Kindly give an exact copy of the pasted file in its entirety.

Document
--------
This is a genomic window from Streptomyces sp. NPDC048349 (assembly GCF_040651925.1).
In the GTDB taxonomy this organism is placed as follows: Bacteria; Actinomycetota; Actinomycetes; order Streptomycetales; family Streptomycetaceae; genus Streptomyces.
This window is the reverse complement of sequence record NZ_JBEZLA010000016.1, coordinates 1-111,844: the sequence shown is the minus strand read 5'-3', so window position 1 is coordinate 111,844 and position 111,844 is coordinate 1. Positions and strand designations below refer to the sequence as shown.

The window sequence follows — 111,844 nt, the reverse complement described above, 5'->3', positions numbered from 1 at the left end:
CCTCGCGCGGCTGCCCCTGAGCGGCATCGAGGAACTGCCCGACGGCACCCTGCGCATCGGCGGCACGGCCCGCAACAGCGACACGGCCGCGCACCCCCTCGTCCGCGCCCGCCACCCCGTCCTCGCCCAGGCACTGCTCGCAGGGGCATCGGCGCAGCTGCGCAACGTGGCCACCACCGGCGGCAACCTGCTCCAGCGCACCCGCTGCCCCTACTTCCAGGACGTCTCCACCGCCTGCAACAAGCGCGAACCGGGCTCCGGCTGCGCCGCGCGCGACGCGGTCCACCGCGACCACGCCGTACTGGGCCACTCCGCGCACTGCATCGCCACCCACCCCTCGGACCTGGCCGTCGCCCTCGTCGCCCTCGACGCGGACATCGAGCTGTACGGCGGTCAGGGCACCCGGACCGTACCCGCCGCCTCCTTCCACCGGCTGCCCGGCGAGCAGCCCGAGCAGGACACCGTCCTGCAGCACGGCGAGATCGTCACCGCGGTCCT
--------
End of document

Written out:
This is a genomic window from Streptomyces sp. NPDC048349 (assembly GCF_040651925.1).
In the GTDB taxonomy this organism is placed as follows: Bacteria; Actinomycetota; Actinomycetes; order Streptomycetales; family Streptomycetaceae; genus Streptomyces.
This window is the reverse complement of sequence record NZ_JBEZLA010000016.1, coordinates 1-111,844: the sequence shown is the minus strand read 5'-3', so window position 1 is coordinate 111,844 and position 111,844 is coordinate 1. Positions and strand designations below refer to the sequence as shown.

The window sequence follows — 111,844 nt, the reverse complement described above, 5'->3', positions numbered from 1 at the left end:
CCTCGCGCGGCTGCCCCTGAGCGGCATCGAGGAACTGCCCGACGGCACCCTGCGCATCGGCGGCACGGCCCGCAACAGCGACACGGCCGCGCACCCCCTCGTCCGCGCCCGCCACCCCGTCCTCGCCCAGGCACTGCTCGCAGGGGCATCGGCGCAGCTGCGCAACGTGGCCACCACCGGCGGCAACCTGCTCCAGCGCACCCGCTGCCCCTACTTCCAGGACGTCTCCACCGCCTGCAACAAGCGCGAACCGGGCTCCGGCTGCGCCGCGCGCGACGCGGTCCACCGCGACCACGCCGTACTGGGCCACTCCGCGCACTGCATCGCCACCCACCCCTCGGACCTGGCCGTCGCCCTCGTCGCCCTCGACGCGGACATCGAGCTGTACGGCGGTCAGGGCACCCGGACCGTACCCGCCGCCTCCTTCCACCGGCTGCCCGGCGAGCAGCCCGAGCAGGACACCGTCCTGCAGCACGGCGAGATCGTCACCGCGGTCCT